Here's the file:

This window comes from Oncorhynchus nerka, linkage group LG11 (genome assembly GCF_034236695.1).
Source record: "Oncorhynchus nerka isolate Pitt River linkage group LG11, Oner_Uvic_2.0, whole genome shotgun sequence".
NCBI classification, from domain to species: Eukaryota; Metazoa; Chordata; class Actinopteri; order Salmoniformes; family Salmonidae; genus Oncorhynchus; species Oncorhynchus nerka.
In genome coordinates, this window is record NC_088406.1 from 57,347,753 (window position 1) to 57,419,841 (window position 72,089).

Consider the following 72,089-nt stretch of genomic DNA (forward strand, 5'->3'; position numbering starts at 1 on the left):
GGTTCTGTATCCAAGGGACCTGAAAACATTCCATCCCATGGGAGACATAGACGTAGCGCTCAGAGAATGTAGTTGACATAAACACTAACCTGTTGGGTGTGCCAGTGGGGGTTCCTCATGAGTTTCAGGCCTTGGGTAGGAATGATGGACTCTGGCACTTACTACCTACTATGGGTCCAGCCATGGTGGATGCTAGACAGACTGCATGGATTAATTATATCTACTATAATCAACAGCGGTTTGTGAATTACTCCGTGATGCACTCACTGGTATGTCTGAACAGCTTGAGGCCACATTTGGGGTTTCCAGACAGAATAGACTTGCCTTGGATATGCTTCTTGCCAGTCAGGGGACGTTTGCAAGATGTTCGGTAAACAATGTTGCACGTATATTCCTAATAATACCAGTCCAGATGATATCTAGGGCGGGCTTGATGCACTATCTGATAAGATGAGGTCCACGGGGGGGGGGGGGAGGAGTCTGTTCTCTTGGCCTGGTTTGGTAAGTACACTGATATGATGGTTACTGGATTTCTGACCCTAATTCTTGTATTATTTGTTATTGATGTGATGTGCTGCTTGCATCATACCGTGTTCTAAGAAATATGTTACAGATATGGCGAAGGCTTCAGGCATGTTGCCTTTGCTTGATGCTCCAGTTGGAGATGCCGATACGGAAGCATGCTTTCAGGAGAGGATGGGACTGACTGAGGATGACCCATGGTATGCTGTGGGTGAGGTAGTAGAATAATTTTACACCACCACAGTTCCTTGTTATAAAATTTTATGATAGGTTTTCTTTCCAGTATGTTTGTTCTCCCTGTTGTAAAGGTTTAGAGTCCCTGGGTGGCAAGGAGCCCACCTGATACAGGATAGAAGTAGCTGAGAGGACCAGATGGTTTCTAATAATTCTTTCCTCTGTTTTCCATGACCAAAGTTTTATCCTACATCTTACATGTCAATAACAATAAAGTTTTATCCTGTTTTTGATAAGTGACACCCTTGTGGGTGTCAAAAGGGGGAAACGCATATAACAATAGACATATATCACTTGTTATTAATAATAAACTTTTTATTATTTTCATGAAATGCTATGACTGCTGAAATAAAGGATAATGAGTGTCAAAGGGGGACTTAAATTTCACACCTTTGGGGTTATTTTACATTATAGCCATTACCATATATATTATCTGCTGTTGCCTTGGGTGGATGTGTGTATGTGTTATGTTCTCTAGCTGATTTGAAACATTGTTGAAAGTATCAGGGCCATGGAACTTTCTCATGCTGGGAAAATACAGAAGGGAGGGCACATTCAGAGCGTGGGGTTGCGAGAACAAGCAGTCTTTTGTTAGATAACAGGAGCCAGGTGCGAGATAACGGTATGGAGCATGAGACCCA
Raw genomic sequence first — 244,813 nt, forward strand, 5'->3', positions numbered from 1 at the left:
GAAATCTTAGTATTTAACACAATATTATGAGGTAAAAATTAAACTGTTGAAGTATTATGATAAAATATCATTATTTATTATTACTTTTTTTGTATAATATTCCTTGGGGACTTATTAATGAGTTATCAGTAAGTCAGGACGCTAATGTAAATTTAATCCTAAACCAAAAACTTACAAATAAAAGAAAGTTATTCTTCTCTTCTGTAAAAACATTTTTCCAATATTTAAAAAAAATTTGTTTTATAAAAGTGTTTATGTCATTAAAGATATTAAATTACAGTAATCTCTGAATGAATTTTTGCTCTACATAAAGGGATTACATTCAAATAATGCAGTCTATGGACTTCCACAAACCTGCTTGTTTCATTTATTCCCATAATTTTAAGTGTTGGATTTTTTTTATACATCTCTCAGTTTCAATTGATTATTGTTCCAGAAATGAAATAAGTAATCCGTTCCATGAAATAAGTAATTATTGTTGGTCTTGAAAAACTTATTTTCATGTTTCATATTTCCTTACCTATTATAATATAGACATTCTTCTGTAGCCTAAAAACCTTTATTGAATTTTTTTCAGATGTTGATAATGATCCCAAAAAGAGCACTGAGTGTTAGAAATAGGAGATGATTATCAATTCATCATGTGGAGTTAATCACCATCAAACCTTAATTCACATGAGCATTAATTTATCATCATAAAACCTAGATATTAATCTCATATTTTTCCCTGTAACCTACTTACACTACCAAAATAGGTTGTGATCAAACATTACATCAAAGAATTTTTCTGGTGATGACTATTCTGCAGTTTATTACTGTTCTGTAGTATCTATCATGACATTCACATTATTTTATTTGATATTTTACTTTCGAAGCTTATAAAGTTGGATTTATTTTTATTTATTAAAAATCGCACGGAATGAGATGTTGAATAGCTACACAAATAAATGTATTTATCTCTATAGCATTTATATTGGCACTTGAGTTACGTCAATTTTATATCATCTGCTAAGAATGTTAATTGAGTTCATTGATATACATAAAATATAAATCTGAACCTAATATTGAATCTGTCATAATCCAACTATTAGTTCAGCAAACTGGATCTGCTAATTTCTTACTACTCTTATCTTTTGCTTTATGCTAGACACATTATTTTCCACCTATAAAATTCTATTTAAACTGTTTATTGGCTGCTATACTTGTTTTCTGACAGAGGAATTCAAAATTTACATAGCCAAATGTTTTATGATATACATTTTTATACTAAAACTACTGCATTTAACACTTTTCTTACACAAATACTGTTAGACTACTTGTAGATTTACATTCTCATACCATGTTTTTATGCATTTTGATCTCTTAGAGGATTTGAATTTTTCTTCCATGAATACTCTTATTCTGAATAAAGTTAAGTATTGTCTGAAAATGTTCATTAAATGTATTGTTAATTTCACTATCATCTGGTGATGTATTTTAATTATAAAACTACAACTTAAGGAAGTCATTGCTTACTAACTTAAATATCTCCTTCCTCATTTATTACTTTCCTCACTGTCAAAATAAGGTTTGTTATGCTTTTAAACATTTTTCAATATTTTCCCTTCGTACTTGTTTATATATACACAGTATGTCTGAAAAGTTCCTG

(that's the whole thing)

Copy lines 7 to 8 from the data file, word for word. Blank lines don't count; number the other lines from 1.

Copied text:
Raw genomic sequence first — 244,813 nt, forward strand, 5'->3', positions numbered from 1 at the left:
GAAATCTTAGTATTTAACACAATATTATGAGGTAAAAATTAAACTGTTGAAGTATTATGATAAAATATCATTATTTATTATTACTTTTTTTGTATAATATTCCTTGGGGACTTATTAATGAGTTATCAGTAAGTCAGGACGCTAATGTAAATTTAATCCTAAACCAAAAACTTACAAATAAAAGAAAGTTATTCTTCTCTTCTGTAAAAACATTTTTCCAATATTTAAAAAAAATTTGTTTTATAAAAGTGTTTATGTCATTAAAGATATTAAATTACAGTAATCTCTGAATGAATTTTTGCTCTACATAAAGGGATTACATTCAAATAATGCAGTCTATGGACTTCCACAAACCTGCTTGTTTCATTTATTCCCATAATTTTAAGTGTTGGATTTTTTTTATACATCTCTCAGTTTCAATTGATTATTGTTCCAGAAATGAAATAAGTAATCCGTTCCATGAAATAAGTAATTATTGTTGGTCTTGAAAAACTTATTTTCATGTTTCATATTTCCTTACCTATTATAATATAGACATTCTTCTGTAGCCTAAAAACCTTTATTGAATTTTTTTCAGATGTTGATAATGATCCCAAAAAGAGCACTGAGTGTTAGAAATAGGAGATGATTATCAATTCATCATGTGGAGTTAATCACCATCAAACCTTAATTCACATGAGCATTAATTTATCATCATAAAACCTAGATATTAATCTCATATTTTTCCCTGTAACCTACTTACACTACCAAAATAGGTTGTGATCAAACATTACATCAAAGAATTTTTCTGGTGATGACTATTCTGCAGTTTATTACTGTTCTGTAGTATCTATCATGACATTCACATTATTTTATTTGATATTTTACTTTCGAAGCTTATAAAGTTGGATTTATTTTTATTTATTAAAAATCGCACGGAATGAGATGTTGAATAGCTACACAAATAAATGTATTTATCTCTATAGCATTTATATTGGCACTTGAGTTACGTCAATTTTATATCATCTGCTAAGAATGTTAATTGAGTTCATTGATATACATAAAATATAAATCTGAACCTAATATTGAATCTGTCATAATCCAACTATTAGTTCAGCAAACTGGATCTGCTAATTTCTTACTACTCTTATCTTTTGCTTTATGCTAGACACATTATTTTCCACCTATAAAATTCTATTTAAACTGTTTATTGGCTGCTATACTTGTTTTCTGACAGAGGAATTCAAAATTTACATAGCCAAATGTTTTATGATATACATTTTTATACTAAAACTACTGCATTTAACACTTTTCTTACACAAATACTGTTAGACTACTTGTAGATTTACATTCTCATACCATGTTTTTATGCATTTTGATCTCTTAGAGGATTTGAATTTTTCTTCCATGAATACTCTTATTCTGAATAAAGTTAAGTATTGTCTGAAAATGTTCATTAAATGTATTGTTAATTTCACTATCATCTGGTGATGTATTTTAATTATAAAACTACAACTTAAGGAAGTCATTGCTTACTAACTTAAATATCTCCTTCCTCATTTATTACTTTCCTCACTGTCAAAATAAGGTTTGTTATGCTTTTAAACATTTTTCAATATTTTCCCTTCGTACTTGTTTATATATACACAGTATGTCTGAAAAGTTCCTG